Development and release
While Sonic the Hedgehog was designed by Sonic Team in Japan, development duties for Sonic 2 were handed over to Sega Technical Institute in the United States. However experienced Japanese Sega members such as Yuji Naka and Hirokazu Yasuhara (the first game's lead programmer and game planner respectively) were brought in to work alongside the American developers.
- Main article: Sonic 2 Beta
A prototype of the game, dating from before Sonic 2 itself, was discovered on a Chinese GeoCities site and has been widely distributed on the Internet. Only four levels can be played in "normal" gameplay; the rest (including several incomplete stages) have to be accessed through the level select code. Many are not entirely playable, but can be explored using the debug code. The prototype is frequently examined by hackers to determine how Sonic the Hedgehog 2 was developed. It was recently stated in an interview with Yuji Naka that this beta was from a demonstration cartridge that was stolen at a toy show in New York in 1992. Akinori Nishiyama has also stated that the leak was due to the lack of security at the time.
In Asia and Brazil, the prototype version was put on cartridges and passed off as the final version by pirates who have altered it slightly to stop the Sega logo from showing when the game boots up, as was common practice.
Game Gear/Master System version
A game also entitled Sonic the Hedgehog 2 was released for the Master System and Game Gear consoles shortly before the release of the Sega Mega Drive version. Although the names are the same, the storylines, zones, Badniks and gameplay are completely different. It also does not contain Super Sonic, Spin Dash and Tails is not a playable character.
Sonic 2 with Sonic & Knuckles
Knuckles the Echidna in Sonic the Hedgehog 2 is a game activated by locking Sonic the Hedgehog 2 to the pass-through cartridge of Sonic & Knuckles that was released later by Sega. The resulting game is almost identical to Sonic the Hedgehog 2, except that the player plays as Knuckles the Echidna. As Knuckles has abilities and weaknesses that Sonic and Tails do not, the game is an overall different experience. Knuckles can glide in the air and climb walls with ease, which allows him to access areas otherwise unreachable by Sonic and Tails, while his weaker jumping abilities make some situations, such as certain boss fights (particularly the final boss of Death Egg Zone), more difficult. The two-player mode and options screen have also been removed. Players who are most familiar with the level layouts in Sonic 2 will notice a few minor differences. Unlike in the default game, when a player activates a star-post and enters the special stage, the ring count remains upon returning to the regular stage, which as a result makes it easier to gain the 7 Chaos Emeralds.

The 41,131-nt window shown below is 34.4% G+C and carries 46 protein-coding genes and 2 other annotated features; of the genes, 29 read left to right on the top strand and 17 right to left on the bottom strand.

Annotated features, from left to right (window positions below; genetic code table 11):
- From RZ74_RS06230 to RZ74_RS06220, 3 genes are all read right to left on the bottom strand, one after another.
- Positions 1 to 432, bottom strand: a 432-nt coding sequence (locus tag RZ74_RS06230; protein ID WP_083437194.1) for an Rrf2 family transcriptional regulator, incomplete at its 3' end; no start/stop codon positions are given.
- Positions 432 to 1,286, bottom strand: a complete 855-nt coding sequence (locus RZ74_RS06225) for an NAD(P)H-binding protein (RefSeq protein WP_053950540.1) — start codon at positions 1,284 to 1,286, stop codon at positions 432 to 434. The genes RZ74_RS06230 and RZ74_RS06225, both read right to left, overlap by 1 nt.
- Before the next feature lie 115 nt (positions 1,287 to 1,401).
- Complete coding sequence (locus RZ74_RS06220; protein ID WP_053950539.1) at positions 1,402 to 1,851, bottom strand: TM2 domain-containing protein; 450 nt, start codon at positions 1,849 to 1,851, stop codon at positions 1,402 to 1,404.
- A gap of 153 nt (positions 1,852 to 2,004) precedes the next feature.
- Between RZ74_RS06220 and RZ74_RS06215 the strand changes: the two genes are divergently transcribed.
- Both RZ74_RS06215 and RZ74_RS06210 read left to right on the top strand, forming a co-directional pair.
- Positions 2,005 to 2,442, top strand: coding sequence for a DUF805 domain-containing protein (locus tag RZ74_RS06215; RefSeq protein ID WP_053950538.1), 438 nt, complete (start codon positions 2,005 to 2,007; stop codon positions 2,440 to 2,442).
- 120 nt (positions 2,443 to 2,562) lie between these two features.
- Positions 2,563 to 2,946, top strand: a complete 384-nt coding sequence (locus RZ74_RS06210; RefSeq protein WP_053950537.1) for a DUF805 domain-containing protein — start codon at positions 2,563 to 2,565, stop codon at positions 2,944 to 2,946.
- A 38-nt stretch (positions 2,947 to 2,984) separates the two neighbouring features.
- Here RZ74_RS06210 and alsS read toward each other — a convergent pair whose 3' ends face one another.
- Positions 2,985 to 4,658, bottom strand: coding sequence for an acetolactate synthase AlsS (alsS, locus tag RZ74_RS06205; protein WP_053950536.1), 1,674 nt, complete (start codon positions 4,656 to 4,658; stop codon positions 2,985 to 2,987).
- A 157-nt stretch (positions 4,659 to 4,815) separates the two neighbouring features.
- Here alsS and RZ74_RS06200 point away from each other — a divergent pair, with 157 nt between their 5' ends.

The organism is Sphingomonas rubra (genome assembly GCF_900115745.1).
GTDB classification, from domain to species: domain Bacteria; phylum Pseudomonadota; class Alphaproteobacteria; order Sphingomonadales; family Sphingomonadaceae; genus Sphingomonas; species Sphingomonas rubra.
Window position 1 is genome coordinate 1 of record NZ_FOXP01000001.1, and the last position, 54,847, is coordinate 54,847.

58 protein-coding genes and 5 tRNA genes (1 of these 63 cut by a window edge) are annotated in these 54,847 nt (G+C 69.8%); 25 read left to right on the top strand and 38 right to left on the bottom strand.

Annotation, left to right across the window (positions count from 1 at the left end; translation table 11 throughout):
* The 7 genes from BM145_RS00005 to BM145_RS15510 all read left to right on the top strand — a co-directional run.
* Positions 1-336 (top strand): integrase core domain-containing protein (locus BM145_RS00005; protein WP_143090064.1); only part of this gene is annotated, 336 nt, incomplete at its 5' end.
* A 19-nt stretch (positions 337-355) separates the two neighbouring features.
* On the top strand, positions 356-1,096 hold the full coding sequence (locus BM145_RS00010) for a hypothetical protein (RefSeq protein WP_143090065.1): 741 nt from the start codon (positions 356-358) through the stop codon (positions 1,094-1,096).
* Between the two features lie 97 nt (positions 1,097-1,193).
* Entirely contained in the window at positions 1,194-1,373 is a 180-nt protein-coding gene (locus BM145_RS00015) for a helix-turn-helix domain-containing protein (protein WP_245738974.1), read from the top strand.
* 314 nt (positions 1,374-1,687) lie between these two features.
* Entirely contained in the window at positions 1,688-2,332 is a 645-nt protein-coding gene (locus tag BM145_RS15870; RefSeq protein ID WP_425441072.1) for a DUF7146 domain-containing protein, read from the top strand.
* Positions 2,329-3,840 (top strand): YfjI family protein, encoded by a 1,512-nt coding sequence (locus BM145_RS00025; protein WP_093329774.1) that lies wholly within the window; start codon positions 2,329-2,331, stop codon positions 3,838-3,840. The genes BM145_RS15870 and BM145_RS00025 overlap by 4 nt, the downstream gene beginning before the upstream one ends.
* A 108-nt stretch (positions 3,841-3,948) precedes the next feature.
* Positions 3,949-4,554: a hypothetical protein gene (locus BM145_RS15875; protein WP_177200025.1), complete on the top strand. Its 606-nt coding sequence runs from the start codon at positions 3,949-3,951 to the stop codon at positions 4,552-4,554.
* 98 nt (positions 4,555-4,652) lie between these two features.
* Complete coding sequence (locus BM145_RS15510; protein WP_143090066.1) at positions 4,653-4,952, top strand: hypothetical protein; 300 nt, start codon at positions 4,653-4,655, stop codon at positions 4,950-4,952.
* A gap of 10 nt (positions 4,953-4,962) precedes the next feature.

The game sold an overall of 6 million copies worldwide and is the best selling game for it's respective console. Due to the popularity of its predecessor Sonic the Hedgehog, Sonic 2 already had an established fan base anticipating its release. The release of Sonic 2 was the main reason that Sega caught up to Nintendo in the "console wars". It brought their market share up to 50% within six months of its release. It went on to be the best selling game for the Mega Drive/Genesis, selling around six million copies altogether. It was well received by most gaming reviewers. It was praised for its large levels, colourful graphics and backgrounds, increased cast of characters and enemies alike, and music. Gamespot stated that "Time may have eroded Sega's prominence, but it hasn't done much to diminish how sweet Sonic the Hedgehog 2 is." and, along with other reviewers, commented on how it is still a fun game to play.
The game's main criticism's were of the two player mode that was a new introduction to the series. It suffered from slow down and some visual problems such as flickering and the small area for each player. It only offered four different zones that could be played with two players.
For more, see : Sonic the Hedgehog 2/Gallery
The game was released in Japan for the Sega Mega Drive on November 20, 1992. The Sega Genesis release in the United States and the European Mega Drive release came three days later on November 24, a Tuesday, and the release day was dubbed "Sonic 2's Day". Sega claims that they sold 400,000 copies of Sonic 2 in the first five days after release. It has since been re-released as part of the following compilations:
|Sega Mega Drive (Genesis)||Included in Sonic Classics on the Sega Mega Drive (Genesis).|
|Arcade||This was one of the games adapted for release in arcades using MegaPlay and MegaTech technology in 1993.|
|Sega Saturn||Playable on the game Sonic Jam for the Sega Saturn console.|
|PC||Included in SEGA Smash Pack 2 for the PC.|
|PC||Available in SEGA Smash Pack 2 which is included in Sonic Action 4 Pack for the PC.|
|PlayStation 2 / PSP||SEGA Genesis Collection for PlayStation 2 and PSP also includes this game.|
|GameCube||Available on Sonic Mega Collection for the GameCube.|
|PlayStation 2 / PC / Xbox||Available on Sonic Mega Collection Plus for the PlayStation 2, PC and XBox.|
|Xbox||Available in Sonic Mega Collection Plus / Super Monkey Ball Deluxe 2 in 1 combo pack for the Xbox|
|GameCube / PlayStation 2||Sonic Gems Collection allows you to play the final boss of this game in the museum mode. If you beat Death Egg Zone under the time limit, you can continue on to the beginning of the game until your time runs out.|